In mid-September of this year Mahsa Amini, a 22-year-old woman was taken into police custody and died shortly after. The police stated that Mahsa Amini had a heart attack and that was the cause of her death. Although Amini’s brother, Kiarash Amini was outside the detention center during Masha Amini’s ‘cardiac arrest’ and spoke to a witness that claimed the police had killed a woman inside of the detention center. Masha Amini was taken into custody after not following the hijab rule, a mandatory hijab law that has been in effect since after the Islamic Revolution in 1981. Mahsa Amini’s death triggered several protests and mass condemnation of the violence used against her and the hijab rule in general.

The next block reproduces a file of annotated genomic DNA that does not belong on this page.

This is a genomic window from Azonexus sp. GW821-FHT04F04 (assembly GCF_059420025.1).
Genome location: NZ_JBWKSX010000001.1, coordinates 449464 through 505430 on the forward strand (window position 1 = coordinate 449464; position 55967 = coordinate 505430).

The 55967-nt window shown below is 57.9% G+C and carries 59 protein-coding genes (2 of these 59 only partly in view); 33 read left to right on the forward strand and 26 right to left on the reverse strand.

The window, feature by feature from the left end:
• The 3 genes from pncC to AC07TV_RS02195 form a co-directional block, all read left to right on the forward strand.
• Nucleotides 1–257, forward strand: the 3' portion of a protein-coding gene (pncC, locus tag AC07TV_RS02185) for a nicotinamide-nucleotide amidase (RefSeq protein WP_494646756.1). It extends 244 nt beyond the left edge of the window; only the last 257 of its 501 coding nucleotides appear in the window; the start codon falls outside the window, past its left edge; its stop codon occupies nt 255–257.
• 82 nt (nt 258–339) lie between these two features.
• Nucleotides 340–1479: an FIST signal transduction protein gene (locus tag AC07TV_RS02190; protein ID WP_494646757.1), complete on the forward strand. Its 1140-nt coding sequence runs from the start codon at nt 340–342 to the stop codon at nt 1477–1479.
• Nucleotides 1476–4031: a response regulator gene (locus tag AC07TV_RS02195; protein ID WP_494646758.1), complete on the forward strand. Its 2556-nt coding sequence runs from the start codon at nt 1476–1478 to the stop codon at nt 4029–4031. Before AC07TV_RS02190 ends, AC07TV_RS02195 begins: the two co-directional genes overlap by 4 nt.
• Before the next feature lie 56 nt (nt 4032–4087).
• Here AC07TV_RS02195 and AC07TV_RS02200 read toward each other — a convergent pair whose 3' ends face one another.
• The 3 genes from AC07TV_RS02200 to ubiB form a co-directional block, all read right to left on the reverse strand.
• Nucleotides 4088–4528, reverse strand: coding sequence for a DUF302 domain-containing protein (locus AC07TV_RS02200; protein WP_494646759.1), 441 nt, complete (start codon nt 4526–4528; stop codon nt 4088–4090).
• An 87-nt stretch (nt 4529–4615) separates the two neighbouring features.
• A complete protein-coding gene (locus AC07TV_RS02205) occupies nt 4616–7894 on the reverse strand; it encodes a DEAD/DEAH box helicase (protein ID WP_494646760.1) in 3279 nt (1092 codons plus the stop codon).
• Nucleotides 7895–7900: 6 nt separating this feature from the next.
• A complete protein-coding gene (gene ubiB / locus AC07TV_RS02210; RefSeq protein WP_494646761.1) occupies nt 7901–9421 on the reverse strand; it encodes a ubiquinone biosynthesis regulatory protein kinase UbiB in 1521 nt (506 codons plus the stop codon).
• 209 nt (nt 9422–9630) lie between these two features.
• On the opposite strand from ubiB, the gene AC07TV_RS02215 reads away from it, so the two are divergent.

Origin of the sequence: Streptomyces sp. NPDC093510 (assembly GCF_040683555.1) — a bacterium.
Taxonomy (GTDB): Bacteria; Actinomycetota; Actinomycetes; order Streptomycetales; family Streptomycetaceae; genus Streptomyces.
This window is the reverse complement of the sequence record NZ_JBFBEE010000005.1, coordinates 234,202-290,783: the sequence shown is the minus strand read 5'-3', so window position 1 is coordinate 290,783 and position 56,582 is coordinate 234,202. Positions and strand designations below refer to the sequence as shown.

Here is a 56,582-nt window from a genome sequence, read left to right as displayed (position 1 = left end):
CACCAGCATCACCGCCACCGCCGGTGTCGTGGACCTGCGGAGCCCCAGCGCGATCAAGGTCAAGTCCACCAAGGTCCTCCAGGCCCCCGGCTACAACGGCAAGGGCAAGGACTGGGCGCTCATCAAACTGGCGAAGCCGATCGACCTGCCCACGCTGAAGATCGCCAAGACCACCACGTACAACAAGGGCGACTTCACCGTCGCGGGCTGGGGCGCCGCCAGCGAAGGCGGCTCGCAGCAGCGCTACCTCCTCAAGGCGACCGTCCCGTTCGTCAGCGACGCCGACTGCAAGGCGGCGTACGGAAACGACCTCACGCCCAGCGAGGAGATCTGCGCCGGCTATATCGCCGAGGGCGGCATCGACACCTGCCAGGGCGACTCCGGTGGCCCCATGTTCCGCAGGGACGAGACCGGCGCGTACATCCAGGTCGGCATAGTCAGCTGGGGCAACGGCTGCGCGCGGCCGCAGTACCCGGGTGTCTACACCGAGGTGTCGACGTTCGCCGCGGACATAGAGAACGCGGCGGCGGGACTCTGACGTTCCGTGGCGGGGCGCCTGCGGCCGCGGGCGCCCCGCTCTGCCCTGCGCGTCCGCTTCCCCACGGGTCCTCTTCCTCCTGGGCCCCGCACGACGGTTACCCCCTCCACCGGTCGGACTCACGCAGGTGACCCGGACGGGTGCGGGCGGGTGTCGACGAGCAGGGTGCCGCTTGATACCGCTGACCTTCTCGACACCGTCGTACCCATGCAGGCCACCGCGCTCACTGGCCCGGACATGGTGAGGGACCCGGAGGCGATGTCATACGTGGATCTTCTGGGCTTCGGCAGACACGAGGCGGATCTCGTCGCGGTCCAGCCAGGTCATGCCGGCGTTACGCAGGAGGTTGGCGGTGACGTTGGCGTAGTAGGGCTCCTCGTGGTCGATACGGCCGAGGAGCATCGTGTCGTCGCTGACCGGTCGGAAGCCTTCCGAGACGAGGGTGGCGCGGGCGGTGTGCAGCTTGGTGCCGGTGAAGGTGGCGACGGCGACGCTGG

The Iranian regime’s response to the death of Mahsa Amini and the subsequent protests are examples of stealth authoritarianism. The initial response of the paramilitary Revolutionary Guard, just days after the protests began, “urged the judiciary on Thursday to prosecute ‘anyone who spreads fake news and rumors’ on social media about the unrest“. Eventually, “The Ministry of Intelligence sent a text message to all cellphone users warning that anyone participating in the demonstrations… would be punished according to Sharia law” . Which is avoiding accountability, which Varol explains to be a component of Judicial review, a method of stealth authoritarians. The threats coming from the government under the guise of judicial duty to protect individuals from ‘false information’ truly serve to eliminate any public scrutiny that could further fuel protests and social unrest. The purpose of avoiding accountability is to separate, in this case, the supreme leader Ayatollah Ali Khamenei from any harsh government orders. Varol explains it “by entrenching its policy preferences in a relatively autonomous judiciary, the regime can allow the judiciary to protect its interests, authorize judges to issue controversial decisions… and insulate themselves from political accountability” (1692). The ruling elites get to be associated with the glory and success of their nation and any downfall or disapproval will be handled by an unnamed powerful government body. Which only works so long until citizens recognize the scapegoating and its true purpose. Which will eventually backfire and become a source of resentment for the regime. The resentment for the dictator has reached its limit, as protestors demand “death to the dictator” during riots and protests over Amini’s death. Although when Khamenei was asked regarding the cause of widespread protests, he turned to another scapegoating method. Khamenei claims that “these riots and the insecurity were engineered by America and the occupying, false Zionist regime [Israel], as well as their paid agents, with the help of some traitorous Iranians abroad”. In addition to scapegoating, the Iranian regime also utilizes surveillance laws and institutions to curb the spread of protests. “To prevent protests from spreading, Iran’s biggest telecom operator largely shut down mobile internet access against Thursday, said Netblocks, a group that monitors internet access, describing the restrictions as the most severe since 2019” . The regime slows down the internet to stop the spread of information about protests and hinders the ability to communicate with those during protests and riots. In addition to this, internet monitoring group is a form of authoritarian control. “The fear of being watched by the government may cause people to think and speak differently and foment self-censorship” (Varol, 1711). Citizens fear the consequences of nonconformity and that is a bolstering mechanism that is self-implemented. And when citizens decide to take an act rebellion on social media, they are met with arrests. Which has normally been an effective form of reinforcement except in the cases that it is not. Women have been fighting for their rights for years, just to be met with even more oppressive laws and harsher punishments for not listening.